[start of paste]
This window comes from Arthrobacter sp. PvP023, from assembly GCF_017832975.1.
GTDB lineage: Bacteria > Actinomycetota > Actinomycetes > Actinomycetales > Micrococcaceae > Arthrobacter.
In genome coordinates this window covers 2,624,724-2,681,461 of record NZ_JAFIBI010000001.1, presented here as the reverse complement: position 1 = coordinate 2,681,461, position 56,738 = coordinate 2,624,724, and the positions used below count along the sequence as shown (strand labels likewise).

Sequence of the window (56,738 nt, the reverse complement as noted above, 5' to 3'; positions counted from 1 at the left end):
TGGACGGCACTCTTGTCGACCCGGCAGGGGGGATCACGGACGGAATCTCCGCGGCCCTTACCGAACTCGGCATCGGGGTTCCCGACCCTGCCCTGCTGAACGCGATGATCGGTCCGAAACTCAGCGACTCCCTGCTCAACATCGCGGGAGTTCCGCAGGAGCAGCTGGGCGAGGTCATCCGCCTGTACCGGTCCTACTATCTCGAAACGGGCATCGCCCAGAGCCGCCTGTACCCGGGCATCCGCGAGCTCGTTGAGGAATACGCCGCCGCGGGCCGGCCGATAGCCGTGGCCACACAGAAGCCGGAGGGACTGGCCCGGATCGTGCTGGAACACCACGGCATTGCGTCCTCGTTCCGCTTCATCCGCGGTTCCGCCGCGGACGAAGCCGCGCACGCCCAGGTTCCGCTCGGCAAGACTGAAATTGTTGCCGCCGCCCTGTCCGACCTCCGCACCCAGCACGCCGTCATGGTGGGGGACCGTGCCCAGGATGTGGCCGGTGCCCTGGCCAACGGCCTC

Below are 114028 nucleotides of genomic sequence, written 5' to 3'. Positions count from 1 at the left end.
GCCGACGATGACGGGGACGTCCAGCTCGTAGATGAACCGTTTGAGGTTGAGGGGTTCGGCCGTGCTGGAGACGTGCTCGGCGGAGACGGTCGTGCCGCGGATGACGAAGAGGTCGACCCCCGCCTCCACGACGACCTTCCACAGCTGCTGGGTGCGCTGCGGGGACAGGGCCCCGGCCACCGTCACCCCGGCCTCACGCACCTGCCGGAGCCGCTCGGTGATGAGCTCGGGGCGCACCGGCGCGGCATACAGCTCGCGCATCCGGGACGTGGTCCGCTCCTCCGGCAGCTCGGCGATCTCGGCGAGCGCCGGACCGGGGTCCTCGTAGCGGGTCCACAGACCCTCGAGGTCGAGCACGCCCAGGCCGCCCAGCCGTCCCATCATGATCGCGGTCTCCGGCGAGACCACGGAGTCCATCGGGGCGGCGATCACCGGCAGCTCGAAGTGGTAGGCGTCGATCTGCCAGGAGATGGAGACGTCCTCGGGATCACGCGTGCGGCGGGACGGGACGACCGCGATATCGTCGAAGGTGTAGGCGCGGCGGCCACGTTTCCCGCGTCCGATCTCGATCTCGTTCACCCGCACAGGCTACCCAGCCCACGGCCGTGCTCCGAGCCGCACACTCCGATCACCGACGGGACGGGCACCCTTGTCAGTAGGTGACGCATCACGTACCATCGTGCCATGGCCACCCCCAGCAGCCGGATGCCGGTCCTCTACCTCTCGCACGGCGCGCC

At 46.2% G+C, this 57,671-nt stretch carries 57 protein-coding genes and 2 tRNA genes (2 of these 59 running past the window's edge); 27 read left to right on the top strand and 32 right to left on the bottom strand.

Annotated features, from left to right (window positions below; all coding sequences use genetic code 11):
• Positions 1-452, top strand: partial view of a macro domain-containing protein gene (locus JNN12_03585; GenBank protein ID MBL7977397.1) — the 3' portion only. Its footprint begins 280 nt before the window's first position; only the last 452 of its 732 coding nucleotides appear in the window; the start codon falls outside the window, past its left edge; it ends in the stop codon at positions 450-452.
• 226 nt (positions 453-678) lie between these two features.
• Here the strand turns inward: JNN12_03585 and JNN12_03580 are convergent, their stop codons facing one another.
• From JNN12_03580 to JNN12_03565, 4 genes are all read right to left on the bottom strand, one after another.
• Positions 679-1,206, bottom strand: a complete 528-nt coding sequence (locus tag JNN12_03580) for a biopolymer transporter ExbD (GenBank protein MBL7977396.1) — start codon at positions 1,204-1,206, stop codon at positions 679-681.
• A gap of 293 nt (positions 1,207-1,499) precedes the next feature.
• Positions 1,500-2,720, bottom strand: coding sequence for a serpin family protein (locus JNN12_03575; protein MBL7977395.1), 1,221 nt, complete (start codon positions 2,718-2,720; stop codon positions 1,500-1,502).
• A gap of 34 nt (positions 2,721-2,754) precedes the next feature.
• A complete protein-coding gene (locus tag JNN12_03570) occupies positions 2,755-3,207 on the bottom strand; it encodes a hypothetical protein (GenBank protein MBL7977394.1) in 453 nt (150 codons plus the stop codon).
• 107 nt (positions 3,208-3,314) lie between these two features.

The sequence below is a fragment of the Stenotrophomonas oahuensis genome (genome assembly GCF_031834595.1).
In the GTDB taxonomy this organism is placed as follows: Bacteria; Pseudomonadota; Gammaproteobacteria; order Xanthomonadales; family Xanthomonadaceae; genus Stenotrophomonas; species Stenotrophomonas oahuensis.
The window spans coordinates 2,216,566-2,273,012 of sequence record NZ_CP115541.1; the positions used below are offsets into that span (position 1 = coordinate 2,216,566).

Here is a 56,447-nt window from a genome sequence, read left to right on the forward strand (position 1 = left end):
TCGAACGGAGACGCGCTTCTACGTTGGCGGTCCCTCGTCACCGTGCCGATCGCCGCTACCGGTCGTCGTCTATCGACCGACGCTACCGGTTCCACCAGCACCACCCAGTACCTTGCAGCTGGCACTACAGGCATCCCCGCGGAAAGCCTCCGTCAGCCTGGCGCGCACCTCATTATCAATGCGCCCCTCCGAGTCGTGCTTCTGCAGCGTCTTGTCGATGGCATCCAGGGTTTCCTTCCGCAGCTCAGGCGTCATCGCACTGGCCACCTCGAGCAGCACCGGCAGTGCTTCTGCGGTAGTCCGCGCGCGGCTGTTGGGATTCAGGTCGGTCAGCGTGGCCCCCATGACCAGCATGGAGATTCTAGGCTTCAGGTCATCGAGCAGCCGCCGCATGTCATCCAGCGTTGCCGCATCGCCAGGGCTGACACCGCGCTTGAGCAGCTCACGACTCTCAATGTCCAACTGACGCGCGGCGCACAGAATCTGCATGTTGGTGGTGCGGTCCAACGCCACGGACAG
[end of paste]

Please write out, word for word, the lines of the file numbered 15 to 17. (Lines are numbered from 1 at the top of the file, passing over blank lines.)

• A gap of 293 nt (positions 1,207-1,499) precedes the next feature.
• Positions 1,500-2,720, bottom strand: coding sequence for a serpin family protein (locus JNN12_03575; protein MBL7977395.1), 1,221 nt, complete (start codon positions 2,718-2,720; stop codon positions 1,500-1,502).
• A gap of 34 nt (positions 2,721-2,754) precedes the next feature.